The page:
Blogs: Science

Who is this Molly everyone’s talking about?  Why are those girls giggling so much about bath salts?  Cruise over to the National Institute on Drug Abuse’s site for teens for information on many kinds of drugs, including street names, addictiveness, effects on the brain, and symptoms of abuse.  Then swing by the University of Utah’s Mouse Party for informative animations of the ways drugs interact with neurons to produce those euphoric effects. 

Perhaps you need to write a research paper on a drug or addiction and you’re casting about for a suitable topic.  Sara Bellum’s blog, produced by the National Institute on Drug Abuse, as jumping off points for more research on many angles of drug abuse.  You may be inspired by a blog on e-cigarettes or the prevalence of performance enhancing drugs in sports or how new brain science is influencing addiction treatment.  Learn how addiction works from How Stuff Works and click on links to more articles on specific drugs.  Once you’ve chosen your topic, use the Teen Health and Wellness database with your library card and PIN to find further information and articles.

If you’re debating the pros and cons of drug legalization, take a look at the Drug Policy Alliance website.  They present political arguments and opinions in favor of legalizing marijuana in the United States.  Weigh those against the opinions of CALM (Citizens Against Marijuana Legalization) for your compare and contrast paper.  Librarian Cathy C. gathered lots of recent information on the efforts in Colorado and Washington to legalize marijuana in her blog postOpposing Viewpoints Resource Center in Context is available anywhere with your library card and PIN.   Search “drug legalization,” “drug abuse” or “drugs and athletes” for balanced, factual pro/con articles.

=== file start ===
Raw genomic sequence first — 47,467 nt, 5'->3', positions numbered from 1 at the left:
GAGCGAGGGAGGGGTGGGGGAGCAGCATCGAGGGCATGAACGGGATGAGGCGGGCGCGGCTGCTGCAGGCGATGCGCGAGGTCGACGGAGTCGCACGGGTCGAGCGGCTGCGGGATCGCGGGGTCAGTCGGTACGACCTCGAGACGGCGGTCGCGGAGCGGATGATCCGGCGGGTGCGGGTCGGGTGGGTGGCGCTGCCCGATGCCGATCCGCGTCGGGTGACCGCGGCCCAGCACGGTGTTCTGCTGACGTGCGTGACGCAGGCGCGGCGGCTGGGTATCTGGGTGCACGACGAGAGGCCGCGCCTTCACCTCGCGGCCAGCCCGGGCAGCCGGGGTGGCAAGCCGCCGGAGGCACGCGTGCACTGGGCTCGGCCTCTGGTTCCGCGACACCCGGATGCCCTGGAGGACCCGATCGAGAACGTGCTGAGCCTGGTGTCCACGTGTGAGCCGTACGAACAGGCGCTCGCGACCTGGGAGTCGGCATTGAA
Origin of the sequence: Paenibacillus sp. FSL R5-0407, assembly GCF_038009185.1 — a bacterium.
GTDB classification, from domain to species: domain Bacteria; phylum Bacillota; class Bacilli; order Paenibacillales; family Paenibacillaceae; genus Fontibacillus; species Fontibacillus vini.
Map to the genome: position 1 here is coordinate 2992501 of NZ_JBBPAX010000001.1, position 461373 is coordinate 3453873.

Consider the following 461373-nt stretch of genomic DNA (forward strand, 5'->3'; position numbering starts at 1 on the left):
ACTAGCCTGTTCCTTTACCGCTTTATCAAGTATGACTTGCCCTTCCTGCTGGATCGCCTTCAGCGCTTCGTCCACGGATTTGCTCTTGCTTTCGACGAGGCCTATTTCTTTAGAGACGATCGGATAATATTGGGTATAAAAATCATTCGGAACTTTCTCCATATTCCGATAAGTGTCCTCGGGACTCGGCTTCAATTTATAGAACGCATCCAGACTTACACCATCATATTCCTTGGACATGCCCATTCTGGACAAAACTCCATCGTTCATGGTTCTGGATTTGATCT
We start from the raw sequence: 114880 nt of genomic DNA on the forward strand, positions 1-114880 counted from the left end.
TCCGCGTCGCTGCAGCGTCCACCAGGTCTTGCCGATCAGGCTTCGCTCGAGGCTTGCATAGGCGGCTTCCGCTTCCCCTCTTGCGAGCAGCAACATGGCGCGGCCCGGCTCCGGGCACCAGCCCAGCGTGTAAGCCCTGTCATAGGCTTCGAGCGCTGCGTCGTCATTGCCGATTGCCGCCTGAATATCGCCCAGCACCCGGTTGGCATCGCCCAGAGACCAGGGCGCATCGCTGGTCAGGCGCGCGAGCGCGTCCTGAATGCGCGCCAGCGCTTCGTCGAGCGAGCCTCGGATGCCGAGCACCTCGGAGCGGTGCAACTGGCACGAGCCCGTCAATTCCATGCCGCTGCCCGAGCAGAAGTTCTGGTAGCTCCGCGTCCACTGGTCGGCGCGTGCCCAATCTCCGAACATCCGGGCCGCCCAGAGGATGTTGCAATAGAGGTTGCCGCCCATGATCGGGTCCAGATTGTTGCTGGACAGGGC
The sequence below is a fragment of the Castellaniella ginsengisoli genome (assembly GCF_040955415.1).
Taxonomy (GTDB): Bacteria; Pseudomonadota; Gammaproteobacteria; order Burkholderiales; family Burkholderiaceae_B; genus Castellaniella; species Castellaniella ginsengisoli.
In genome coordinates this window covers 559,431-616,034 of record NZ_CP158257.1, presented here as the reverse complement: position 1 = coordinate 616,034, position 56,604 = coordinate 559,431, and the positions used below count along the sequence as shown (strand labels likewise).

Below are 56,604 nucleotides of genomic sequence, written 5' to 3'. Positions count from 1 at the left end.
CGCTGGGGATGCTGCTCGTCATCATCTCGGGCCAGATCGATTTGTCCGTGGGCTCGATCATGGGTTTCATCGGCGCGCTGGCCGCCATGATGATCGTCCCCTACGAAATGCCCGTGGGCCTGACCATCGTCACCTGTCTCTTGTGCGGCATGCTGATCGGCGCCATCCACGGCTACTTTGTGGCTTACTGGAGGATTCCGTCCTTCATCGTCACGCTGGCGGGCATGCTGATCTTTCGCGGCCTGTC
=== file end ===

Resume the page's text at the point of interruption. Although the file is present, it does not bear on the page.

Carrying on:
For more help, contact a librarian.

If you've ever wanted to move, build or take something apart, you need tools.  The most basic of these are called simple machines.  Used alone or in combination, they allow us to do the jobs we need to do.  They are levers, wheels and axles, pulleys, inclined planes, wedges, and screws.

Simple Machines

Here are some different ways to learn more: quiz yourself, learn their history, build something fun, work on the math and find out how they are used in a job setting.  See how simple machines might have built a mystery castle.  If, after all that, you can't remember what they are, here's a catchy tune to help jog your memory.

Need more information?  Visit your local library.

In the great outdoor laboratory that most of us know as The Planet Earth people are working all the time to determine how mountains and canyons were formed, lakes are made and why volcanoes erupt the way they do.

 They are practicing geology. They also study small and not so small changes that might help to predict the future. The study of the earth doesn’t just involve our planet, it includes other planets, and the activity that human beings are doing on the Earth every day.

The National Geographic Society calls on all of us to recognize the importance of Geo-literacy.

You may love to pick up rocks when you hike or have an assignment to build a volcano. Perhaps you travelled to Crater Lake (put on your 3d glasses for this one) with your family and became fascinated by that very deep, round and blue body of water. You can observe the history of the earth in the small details in your backyard, or the larger than life details of the entire world. Just imagine being able to name any rock formation as your family drives by it on the highway, or rides by it on a bicycle.